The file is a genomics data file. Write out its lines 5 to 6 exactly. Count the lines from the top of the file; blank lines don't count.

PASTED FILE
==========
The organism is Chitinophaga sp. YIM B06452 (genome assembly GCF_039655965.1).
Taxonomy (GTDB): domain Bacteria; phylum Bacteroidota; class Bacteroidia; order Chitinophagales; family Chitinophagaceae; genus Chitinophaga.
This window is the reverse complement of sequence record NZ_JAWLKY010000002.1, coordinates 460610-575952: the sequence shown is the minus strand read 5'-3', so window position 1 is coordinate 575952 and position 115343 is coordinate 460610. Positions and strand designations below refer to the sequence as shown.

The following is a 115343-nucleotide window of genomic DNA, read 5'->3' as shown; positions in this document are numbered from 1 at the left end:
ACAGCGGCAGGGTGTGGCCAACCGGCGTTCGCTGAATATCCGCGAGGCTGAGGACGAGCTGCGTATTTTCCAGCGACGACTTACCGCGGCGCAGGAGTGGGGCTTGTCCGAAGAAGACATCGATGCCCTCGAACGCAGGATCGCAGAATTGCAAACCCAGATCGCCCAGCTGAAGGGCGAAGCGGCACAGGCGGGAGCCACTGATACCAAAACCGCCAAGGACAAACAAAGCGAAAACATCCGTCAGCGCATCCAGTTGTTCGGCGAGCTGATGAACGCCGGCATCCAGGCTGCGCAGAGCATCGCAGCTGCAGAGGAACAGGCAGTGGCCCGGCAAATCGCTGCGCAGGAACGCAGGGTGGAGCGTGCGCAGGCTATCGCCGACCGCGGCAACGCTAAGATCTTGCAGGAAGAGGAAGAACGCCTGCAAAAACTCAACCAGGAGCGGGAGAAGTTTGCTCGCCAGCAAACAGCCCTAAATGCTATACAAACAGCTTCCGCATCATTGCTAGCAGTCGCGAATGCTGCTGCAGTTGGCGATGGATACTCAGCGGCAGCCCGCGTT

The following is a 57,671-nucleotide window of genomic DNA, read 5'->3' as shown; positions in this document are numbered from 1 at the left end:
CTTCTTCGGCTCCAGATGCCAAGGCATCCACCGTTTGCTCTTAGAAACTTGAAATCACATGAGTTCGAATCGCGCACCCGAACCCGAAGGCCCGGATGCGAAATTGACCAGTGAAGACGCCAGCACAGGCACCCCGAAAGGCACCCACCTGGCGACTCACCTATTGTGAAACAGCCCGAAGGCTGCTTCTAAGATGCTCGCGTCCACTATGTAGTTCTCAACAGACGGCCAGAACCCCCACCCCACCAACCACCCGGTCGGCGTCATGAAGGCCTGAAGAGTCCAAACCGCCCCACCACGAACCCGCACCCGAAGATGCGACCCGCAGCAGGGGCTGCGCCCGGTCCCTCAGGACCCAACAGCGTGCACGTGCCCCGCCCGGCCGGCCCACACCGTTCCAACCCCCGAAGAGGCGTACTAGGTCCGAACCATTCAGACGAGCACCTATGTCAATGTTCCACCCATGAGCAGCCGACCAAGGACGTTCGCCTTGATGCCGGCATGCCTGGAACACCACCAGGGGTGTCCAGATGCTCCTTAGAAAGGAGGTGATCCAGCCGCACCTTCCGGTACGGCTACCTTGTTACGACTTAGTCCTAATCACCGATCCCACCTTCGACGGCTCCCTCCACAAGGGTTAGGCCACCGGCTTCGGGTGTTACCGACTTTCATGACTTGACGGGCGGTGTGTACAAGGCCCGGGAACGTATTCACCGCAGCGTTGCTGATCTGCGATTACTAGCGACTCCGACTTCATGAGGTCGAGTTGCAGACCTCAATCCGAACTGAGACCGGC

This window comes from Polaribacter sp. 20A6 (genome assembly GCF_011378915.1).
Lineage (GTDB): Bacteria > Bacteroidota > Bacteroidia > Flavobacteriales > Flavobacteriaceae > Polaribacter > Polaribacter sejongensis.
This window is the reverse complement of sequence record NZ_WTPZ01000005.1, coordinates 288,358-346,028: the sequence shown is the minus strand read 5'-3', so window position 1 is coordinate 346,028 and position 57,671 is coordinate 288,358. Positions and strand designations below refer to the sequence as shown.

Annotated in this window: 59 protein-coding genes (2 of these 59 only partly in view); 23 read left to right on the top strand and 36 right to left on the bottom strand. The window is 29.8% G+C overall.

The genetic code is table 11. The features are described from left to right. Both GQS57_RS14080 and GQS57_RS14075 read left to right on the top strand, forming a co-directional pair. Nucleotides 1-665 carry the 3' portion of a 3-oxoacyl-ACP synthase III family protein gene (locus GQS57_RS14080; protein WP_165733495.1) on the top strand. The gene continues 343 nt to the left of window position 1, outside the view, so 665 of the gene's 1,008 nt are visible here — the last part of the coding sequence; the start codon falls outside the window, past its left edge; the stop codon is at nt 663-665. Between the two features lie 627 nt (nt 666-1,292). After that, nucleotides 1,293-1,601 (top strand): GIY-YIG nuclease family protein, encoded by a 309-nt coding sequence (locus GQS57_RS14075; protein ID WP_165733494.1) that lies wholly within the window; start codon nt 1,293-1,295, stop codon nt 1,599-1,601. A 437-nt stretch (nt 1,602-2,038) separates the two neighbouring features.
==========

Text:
ACAGCGGCAGGGTGTGGCCAACCGGCGTTCGCTGAATATCCGCGAGGCTGAGGACGAGCTGCGTATTTTCCAGCGACGACTTACCGCGGCGCAGGAGTGGGGCTTGTCCGAAGAAGACATCGATGCCCTCGAACGCAGGATCGCAGAATTGCAAACCCAGATCGCCCAGCTGAAGGGCGAAGCGGCACAGGCGGGAGCCACTGATACCAAAACCGCCAAGGACAAACAAAGCGAAAACATCCGTCAGCGCATCCAGTTGTTCGGCGAGCTGATGAACGCCGGCATCCAGGCTGCGCAGAGCATCGCAGCTGCAGAGGAACAGGCAGTGGCCCGGCAAATCGCTGCGCAGGAACGCAGGGTGGAGCGTGCGCAGGCTATCGCCGACCGCGGCAACGCTAAGATCTTGCAGGAAGAGGAAGAACGCCTGCAAAAACTCAACCAGGAGCGGGAGAAGTTTGCTCGCCAGCAAACAGCCCTAAATGCTATACAAACAGCTTCCGCATCATTGCTAGCAGTCGCGAATGCTGCTGCAGTTGGCGATGGATACTCAGCGGCAGCCCGCGTT

The following is a 57,671-nucleotide window of genomic DNA, read 5'->3' as shown; positions in this document are numbered from 1 at the left end: